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Sexually dimorphic myofilament function in a mouse model of nemaline myopathy
Uppsala University, Disciplinary Domain of Medicine and Pharmacy, Faculty of Medicine, Department of Neuroscience, Clinical Neurophysiology.
2014 (English)In: Archives of Biochemistry and Biophysics, ISSN 0003-9861, E-ISSN 1096-0384, Vol. 564, 37-42 p.Article in journal (Refereed) Published
Abstract [en]

Nemaline myopathy, the most common congenital myopathy, is characterized by mutations in genes encoding myofilament proteins such as skeletal alpha-actin. These mutations are thought to ultimately lead to skeletal muscle weakness. Interestingly, some of the mutations appear to be more potent in males than in females. The underlying mechanisms remain obscure but may be related to sex-specific differences in the myofilament function of both limb and respiratory muscles. To verify this, in the present study, we used skeletal muscles (tibialis anterior and diaphragm) from a transgenic mouse model harbouring the His40Tyr amino acid substitution in skeletal alpha-actin. In this animal model, 60% of males die by 13weeks of age (the underlying causes of death are obscure but probably due to respiratory insufficiency) whereas females have a normal lifespan. By recording and analysing the mechanics of membrane-permeabilized myofibres, we only observed sex-related differences in the tibialis anterior muscles. Indeed, the concomitant deficits in maximal steady-state isometric force and stiffness of myofibres were less exacerbated in transgenic females than in males, potentially explaining the lower potency in limb muscles. However, the absence of sex-difference in the diaphragm muscles was rather unexpected and suggests that myofilament dysfunction does not solely underlie the sexually dimorphic phenotypes.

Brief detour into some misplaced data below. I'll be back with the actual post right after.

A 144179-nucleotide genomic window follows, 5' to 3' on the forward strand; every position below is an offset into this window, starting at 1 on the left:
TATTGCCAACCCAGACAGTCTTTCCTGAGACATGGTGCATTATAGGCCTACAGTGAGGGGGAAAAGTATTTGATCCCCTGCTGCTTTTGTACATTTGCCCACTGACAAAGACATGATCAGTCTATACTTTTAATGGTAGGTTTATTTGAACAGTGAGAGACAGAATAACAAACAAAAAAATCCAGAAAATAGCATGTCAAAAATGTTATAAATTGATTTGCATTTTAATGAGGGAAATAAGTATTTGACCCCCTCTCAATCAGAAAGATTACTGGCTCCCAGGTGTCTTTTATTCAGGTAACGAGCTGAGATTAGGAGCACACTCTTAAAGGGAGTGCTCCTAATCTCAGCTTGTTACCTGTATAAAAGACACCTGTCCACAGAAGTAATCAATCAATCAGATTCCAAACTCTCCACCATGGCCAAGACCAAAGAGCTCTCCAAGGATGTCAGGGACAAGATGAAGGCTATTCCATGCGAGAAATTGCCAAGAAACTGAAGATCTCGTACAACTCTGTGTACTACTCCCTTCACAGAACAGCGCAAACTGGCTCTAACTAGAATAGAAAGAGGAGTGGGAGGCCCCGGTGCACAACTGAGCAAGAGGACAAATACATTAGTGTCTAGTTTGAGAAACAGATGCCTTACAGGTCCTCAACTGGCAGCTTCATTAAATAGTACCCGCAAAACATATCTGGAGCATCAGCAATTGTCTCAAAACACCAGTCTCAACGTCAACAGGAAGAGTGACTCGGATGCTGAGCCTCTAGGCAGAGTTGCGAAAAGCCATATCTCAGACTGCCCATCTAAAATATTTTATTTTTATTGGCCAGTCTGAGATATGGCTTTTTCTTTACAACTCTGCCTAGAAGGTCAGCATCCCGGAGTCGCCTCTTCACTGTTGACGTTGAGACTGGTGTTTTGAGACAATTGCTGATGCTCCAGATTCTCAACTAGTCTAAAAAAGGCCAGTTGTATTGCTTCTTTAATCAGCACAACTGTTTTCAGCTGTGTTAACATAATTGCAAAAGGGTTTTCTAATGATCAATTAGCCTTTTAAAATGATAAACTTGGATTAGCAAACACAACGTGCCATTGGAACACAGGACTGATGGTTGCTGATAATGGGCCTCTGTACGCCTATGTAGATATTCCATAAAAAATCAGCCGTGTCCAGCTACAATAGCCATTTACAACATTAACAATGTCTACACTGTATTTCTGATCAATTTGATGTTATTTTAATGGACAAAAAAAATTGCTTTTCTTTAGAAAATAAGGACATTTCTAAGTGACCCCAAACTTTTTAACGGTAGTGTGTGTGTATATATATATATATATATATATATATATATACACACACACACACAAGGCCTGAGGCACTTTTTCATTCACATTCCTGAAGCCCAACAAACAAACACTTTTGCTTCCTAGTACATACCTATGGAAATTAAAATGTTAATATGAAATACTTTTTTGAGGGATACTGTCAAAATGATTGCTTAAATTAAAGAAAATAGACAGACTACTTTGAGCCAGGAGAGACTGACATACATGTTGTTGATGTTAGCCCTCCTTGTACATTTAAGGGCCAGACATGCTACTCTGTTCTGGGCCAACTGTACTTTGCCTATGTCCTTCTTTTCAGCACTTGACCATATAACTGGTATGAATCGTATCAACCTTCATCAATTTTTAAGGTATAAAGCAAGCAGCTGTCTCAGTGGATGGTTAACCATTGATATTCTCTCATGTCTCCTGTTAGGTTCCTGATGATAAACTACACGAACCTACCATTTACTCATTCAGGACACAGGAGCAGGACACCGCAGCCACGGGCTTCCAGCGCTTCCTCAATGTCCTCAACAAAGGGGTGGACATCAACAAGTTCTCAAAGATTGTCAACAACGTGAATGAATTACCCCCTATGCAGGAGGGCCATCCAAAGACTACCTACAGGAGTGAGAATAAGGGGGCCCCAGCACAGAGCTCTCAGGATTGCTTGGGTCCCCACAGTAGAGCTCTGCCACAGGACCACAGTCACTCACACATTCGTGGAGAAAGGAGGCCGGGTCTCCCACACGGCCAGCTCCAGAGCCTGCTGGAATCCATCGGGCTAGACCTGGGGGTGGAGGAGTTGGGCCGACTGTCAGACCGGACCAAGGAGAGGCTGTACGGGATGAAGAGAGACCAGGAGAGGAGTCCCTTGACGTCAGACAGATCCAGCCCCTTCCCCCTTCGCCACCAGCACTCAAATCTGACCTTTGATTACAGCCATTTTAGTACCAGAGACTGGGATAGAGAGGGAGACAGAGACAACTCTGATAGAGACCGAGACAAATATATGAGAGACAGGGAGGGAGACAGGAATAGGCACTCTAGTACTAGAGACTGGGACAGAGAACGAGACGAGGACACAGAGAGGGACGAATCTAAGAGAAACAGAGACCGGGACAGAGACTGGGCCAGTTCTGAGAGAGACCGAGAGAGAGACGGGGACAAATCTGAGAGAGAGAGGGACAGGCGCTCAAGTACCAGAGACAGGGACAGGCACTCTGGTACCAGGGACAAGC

Place, publisher, year, edition, pages
2014. Vol. 564, 37-42 p.
National Category
Neurology
Identifiers
URN: urn:nbn:se:uu:diva-239088DOI: 10.1016/j.abb.2014.09.011ISI: 000346222600005PubMedID: 25261348OAI: oai:DiVA.org:uu-239088DiVA: diva2:776046
Available from: 2015-01-06 Created: 2014-12-18 Last updated: 2017-12-05Bibliographically approved

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